Music review: The Proclaimers, Playhouse, Edinburgh

'The first time we came here was to see the Jam,' we were told, as the Proclaimers returned to Edinburgh for a typically gloriously-received hometown show. 'We were right up the back of the balcony there, all we could see were the top of Paul Weller and Bruce Foxton's heads.' Charlie and Craig Reid's vantage point on the Playhouse has changed significantly in the past four decades, and the most striking point to make about their career to date is that they could have filled the Playhouse (twice over, because this was the first of two nights) at almost any other point during those years.
The Proclaimers at Edinburgh PlayhouseThe Proclaimers at Edinburgh Playhouse
The Proclaimers at Edinburgh Playhouse

The Proclaimers, Playhouse, Edinburgh ****

While the success of the Sunshine on Leith musical based on the brothers’ songs has brought them wider prominence in recent years, their fanbase has remained solid and devoted, particularly in Scotland.

Essentially, you know what you’re getting from a Proclaimers show, yet the bargain involves much more than simply an impressive selection of fondly-remembered songs.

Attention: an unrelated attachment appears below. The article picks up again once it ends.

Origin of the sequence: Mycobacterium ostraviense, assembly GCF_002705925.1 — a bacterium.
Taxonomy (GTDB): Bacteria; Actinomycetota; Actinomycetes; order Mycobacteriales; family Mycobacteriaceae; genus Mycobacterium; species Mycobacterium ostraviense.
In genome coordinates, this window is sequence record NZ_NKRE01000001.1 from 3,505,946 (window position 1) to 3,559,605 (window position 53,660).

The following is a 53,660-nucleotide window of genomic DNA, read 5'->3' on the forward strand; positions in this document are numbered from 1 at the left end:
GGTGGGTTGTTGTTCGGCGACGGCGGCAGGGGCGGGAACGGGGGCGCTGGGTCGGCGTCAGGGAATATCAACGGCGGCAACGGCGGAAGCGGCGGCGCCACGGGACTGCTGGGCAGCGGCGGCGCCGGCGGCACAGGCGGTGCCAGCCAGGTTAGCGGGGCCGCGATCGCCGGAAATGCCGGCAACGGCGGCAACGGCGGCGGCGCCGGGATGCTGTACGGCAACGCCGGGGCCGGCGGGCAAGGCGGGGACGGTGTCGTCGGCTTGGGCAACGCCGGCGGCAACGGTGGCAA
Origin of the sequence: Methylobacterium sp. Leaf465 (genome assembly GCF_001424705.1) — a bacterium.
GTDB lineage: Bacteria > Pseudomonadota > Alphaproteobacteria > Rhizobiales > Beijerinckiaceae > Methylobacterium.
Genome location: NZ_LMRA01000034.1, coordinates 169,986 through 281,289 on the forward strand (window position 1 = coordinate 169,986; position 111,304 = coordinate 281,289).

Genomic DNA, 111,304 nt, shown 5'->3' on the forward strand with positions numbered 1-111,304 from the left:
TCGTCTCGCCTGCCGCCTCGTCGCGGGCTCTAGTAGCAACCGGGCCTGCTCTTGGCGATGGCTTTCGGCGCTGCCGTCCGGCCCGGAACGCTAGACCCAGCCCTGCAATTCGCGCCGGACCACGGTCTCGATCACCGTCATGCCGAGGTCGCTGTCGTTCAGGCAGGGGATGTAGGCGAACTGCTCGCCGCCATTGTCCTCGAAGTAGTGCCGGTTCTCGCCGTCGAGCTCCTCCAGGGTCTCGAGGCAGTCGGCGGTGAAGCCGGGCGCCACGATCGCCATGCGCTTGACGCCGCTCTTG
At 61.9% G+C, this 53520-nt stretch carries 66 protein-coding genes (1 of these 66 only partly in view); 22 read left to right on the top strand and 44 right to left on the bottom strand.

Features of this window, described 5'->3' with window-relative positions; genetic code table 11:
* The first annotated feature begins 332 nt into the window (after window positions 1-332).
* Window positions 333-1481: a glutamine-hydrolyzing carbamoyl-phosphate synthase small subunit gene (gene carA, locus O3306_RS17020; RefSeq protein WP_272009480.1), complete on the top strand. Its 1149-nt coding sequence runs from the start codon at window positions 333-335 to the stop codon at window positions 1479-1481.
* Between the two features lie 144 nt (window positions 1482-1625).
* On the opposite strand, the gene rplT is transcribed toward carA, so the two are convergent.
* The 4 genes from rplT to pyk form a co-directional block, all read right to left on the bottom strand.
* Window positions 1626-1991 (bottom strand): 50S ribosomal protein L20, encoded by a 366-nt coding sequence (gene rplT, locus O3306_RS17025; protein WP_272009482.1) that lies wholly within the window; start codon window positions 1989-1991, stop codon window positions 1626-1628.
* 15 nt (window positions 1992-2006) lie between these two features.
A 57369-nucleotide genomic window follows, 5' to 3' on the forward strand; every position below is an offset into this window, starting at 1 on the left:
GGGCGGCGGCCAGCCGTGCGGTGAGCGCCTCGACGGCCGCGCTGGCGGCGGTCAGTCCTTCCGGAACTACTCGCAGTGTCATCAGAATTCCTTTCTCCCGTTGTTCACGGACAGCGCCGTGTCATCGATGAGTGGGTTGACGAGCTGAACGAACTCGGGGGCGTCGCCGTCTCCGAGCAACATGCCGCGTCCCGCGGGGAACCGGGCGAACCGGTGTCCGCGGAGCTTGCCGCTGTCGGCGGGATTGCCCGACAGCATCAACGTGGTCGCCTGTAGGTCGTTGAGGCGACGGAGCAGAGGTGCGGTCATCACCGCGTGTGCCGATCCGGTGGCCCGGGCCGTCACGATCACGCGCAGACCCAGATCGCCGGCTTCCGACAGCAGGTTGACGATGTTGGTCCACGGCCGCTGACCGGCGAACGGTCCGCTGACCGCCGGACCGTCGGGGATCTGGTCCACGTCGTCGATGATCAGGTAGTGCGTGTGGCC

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There are big hits like the song which broke them in 1987, Letter from America, and the almost unnaturally successful (I’m Gonna Be) 500 Miles; there are songs which are perfectly designed to commemorate big life events in eloquent and relatable terms, among them Let’s Get Married, Life With You and And Then I Met You; and the occasional but fully committed foray into the political, particularly Cap in Hand’s support for Scottish Independence.

Yet what’s really impressive is how keen a songwriting ear the pair retain for new music of equal quality.

This tour is in support of their recently-released eleventh album Angry Cyclist, a top twenty hit in the UK, and the songs from it are strong indeed. Among them, the title track bemoans the state of politics in 2018 as a metaphorical cycle ride on treacherous roads, Streets of Edinburgh is a tender love letter to this city, and The Battle of the Booze nails down the middle ground between bleary-eyed drinker’s nostalgia and alcoholism.

“We’re happy people, we don’t have many songs in the minor key,” we were told before the atypically downbeat Restless Soul, a sound which suits them in its recall of Northern Soul’s groove. In their plain jeans and T-shirt, with their humour as wryly masked as only people partly raised in Fife can manage, the Reids still haven’t learned how to act like stars.

Yet when they led the audience in a roaring singalong of Sunshine on Leith, or careened through Joyful Kilmarnock Blues by way of a finale, their abilities as songwriters and performers of heart and quality remain transcendent. - David Pollock